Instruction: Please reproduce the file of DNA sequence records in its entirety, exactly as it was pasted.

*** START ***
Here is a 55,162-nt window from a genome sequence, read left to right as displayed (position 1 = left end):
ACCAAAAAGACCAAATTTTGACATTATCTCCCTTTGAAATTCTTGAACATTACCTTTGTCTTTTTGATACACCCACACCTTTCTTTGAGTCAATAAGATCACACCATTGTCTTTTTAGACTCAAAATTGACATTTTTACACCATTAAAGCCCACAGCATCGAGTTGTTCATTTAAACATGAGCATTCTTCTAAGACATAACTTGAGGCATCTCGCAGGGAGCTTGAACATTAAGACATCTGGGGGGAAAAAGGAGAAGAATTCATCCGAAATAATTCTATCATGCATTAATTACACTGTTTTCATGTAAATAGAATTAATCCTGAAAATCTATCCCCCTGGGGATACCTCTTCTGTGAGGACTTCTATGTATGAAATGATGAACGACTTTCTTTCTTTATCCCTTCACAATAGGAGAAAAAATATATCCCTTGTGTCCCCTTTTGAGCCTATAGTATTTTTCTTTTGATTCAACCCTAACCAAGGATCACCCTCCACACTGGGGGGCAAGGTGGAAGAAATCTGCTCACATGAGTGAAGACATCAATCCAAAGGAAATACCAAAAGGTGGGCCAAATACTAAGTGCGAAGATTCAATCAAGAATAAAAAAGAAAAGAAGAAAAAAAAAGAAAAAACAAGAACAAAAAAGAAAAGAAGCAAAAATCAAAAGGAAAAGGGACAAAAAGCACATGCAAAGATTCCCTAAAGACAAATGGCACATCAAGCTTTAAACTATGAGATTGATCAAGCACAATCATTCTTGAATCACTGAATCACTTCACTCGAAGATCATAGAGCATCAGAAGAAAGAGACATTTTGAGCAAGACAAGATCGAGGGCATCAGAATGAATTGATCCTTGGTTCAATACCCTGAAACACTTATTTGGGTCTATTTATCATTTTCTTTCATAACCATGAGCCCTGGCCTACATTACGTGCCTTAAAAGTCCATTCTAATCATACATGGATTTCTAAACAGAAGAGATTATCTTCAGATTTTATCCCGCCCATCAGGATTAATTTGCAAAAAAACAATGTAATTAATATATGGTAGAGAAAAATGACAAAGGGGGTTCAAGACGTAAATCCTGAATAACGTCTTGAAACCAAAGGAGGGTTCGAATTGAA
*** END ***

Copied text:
Here is a 55,162-nt window from a genome sequence, read left to right as displayed (position 1 = left end):
ACCAAAAAGACCAAATTTTGACATTATCTCCCTTTGAAATTCTTGAACATTACCTTTGTCTTTTTGATACACCCACACCTTTCTTTGAGTCAATAAGATCACACCATTGTCTTTTTAGACTCAAAATTGACATTTTTACACCATTAAAGCCCACAGCATCGAGTTGTTCATTTAAACATGAGCATTCTTCTAAGACATAACTTGAGGCATCTCGCAGGGAGCTTGAACATTAAGACATCTGGGGGGAAAAAGGAGAAGAATTCATCCGAAATAATTCTATCATGCATTAATTACACTGTTTTCATGTAAATAGAATTAATCCTGAAAATCTATCCCCCTGGGGATACCTCTTCTGTGAGGACTTCTATGTATGAAATGATGAACGACTTTCTTTCTTTATCCCTTCACAATAGGAGAAAAAATATATCCCTTGTGTCCCCTTTTGAGCCTATAGTATTTTTCTTTTGATTCAACCCTAACCAAGGATCACCCTCCACACTGGGGGGCAAGGTGGAAGAAATCTGCTCACATGAGTGAAGACATCAATCCAAAGGAAATACCAAAAGGTGGGCCAAATACTAAGTGCGAAGATTCAATCAAGAATAAAAAAGAAAAGAAGAAAAAAAAAGAAAAAACAAGAACAAAAAAGAAAAGAAGCAAAAATCAAAAGGAAAAGGGACAAAAAGCACATGCAAAGATTCCCTAAAGACAAATGGCACATCAAGCTTTAAACTATGAGATTGATCAAGCACAATCATTCTTGAATCACTGAATCACTTCACTCGAAGATCATAGAGCATCAGAAGAAAGAGACATTTTGAGCAAGACAAGATCGAGGGCATCAGAATGAATTGATCCTTGGTTCAATACCCTGAAACACTTATTTGGGTCTATTTATCATTTTCTTTCATAACCATGAGCCCTGGCCTACATTACGTGCCTTAAAAGTCCATTCTAATCATACATGGATTTCTAAACAGAAGAGATTATCTTCAGATTTTATCCCGCCCATCAGGATTAATTTGCAAAAAAACAATGTAATTAATATATGGTAGAGAAAAATGACAAAGGGGGTTCAAGACGTAAATCCTGAATAACGTCTTGAAACCAAAGGAGGGTTCGAATTGAA